NASA: Ice, mineral-rich soil could support human outpost on Mars Computerworld

The ice and minerals found using a robotic arm in the Martian soil could make it easier for humans to live on the planet in the not-so-distant future.
The ice on the northern pole of Mars has been a particularly important find for NASA scientists because robots and astronauts could extract usable, even drinkable, water from it, helping to sustain an extended stay on the Red Planet, according to Ray Arvidson, a co-investigator for the Mars Lander’s robotic arm team and a professor at Washington University in St. Louis.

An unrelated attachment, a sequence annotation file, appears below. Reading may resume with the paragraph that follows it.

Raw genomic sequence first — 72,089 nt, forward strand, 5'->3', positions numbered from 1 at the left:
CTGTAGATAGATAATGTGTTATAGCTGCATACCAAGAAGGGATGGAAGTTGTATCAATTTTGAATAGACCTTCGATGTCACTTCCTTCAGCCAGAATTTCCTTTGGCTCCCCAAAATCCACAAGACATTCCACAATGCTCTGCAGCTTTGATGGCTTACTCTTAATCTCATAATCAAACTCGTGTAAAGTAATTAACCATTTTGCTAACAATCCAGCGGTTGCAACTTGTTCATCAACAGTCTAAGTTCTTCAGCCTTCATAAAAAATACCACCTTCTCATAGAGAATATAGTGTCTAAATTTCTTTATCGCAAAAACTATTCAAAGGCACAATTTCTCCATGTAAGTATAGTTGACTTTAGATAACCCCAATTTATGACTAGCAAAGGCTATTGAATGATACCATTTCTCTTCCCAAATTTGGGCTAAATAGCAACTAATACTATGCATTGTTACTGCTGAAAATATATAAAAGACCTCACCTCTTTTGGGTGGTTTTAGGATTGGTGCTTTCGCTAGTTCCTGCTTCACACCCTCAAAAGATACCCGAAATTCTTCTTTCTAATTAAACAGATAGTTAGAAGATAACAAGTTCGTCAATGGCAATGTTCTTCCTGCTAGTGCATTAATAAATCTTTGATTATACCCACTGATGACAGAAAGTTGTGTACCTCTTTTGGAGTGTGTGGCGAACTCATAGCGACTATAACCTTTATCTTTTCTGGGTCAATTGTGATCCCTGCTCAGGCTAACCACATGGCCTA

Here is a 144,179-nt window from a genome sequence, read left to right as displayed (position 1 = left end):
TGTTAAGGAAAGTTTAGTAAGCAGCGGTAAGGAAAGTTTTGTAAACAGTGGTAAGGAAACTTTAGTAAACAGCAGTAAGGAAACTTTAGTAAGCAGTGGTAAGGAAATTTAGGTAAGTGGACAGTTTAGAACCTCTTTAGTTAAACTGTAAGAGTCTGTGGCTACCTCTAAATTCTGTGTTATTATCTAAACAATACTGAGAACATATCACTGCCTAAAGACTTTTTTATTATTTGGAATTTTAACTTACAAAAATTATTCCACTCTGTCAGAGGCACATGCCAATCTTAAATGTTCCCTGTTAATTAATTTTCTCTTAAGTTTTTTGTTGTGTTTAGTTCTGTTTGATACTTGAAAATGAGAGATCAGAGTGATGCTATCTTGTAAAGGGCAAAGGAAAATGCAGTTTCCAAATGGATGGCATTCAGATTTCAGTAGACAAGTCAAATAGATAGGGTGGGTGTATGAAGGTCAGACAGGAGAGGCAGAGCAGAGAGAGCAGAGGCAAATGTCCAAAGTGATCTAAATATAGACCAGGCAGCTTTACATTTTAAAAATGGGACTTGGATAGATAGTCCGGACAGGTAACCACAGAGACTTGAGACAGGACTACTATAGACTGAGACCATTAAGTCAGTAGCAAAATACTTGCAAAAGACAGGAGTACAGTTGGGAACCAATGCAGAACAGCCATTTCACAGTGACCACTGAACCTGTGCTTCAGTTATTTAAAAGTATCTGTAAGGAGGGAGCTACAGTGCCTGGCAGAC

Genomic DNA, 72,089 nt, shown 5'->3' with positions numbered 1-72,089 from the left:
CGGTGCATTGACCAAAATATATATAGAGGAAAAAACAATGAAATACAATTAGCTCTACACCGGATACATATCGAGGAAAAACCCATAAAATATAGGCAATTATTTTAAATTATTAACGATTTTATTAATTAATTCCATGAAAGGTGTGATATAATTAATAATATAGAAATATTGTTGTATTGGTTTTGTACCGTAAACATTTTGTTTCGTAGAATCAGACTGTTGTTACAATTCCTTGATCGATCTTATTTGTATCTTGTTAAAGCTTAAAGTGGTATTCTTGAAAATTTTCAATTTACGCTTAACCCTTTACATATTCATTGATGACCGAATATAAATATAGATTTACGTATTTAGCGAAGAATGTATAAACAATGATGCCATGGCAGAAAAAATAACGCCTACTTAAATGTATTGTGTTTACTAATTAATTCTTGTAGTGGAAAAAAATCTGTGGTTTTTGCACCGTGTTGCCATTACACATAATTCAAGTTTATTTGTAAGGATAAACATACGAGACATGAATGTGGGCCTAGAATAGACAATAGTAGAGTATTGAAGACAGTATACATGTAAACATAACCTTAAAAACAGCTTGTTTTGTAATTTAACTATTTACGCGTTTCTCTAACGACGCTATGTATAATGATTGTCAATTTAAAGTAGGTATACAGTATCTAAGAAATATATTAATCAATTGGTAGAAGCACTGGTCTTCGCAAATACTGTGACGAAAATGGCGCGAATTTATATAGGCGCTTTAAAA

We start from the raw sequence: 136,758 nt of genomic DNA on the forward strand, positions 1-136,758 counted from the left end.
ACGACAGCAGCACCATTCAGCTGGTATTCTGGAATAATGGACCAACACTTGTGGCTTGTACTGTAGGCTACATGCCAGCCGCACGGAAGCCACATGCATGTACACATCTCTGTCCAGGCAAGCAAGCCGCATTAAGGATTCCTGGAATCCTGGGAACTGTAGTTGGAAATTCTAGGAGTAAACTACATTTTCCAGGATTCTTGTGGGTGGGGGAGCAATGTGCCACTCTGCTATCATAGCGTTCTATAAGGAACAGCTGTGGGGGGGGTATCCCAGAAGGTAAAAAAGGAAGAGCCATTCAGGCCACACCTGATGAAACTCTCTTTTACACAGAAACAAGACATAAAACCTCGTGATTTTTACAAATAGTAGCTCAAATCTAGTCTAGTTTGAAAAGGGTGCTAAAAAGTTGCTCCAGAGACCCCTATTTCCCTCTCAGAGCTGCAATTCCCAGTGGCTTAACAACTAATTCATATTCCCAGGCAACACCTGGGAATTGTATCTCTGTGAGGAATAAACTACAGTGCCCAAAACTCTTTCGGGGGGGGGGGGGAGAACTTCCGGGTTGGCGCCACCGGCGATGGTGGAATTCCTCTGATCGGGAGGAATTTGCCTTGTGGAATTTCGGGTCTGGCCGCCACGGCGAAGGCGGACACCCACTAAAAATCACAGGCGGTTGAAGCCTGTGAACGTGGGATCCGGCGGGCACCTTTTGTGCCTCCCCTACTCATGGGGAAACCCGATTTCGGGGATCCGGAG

“I think the fact that we found water ice means there’s a large reservoir of it,” Arvidson told Computerworld on Friday. “Water is crucial to us as humans, in terms of keeping us going. Water also is a resource that can be processed, in terms of getting oxygen and hydrogen. Finding that water near the surface is important. When you actually go to Mars, you don’t want to take that water with you … the fact that the water is close to the surface is good.”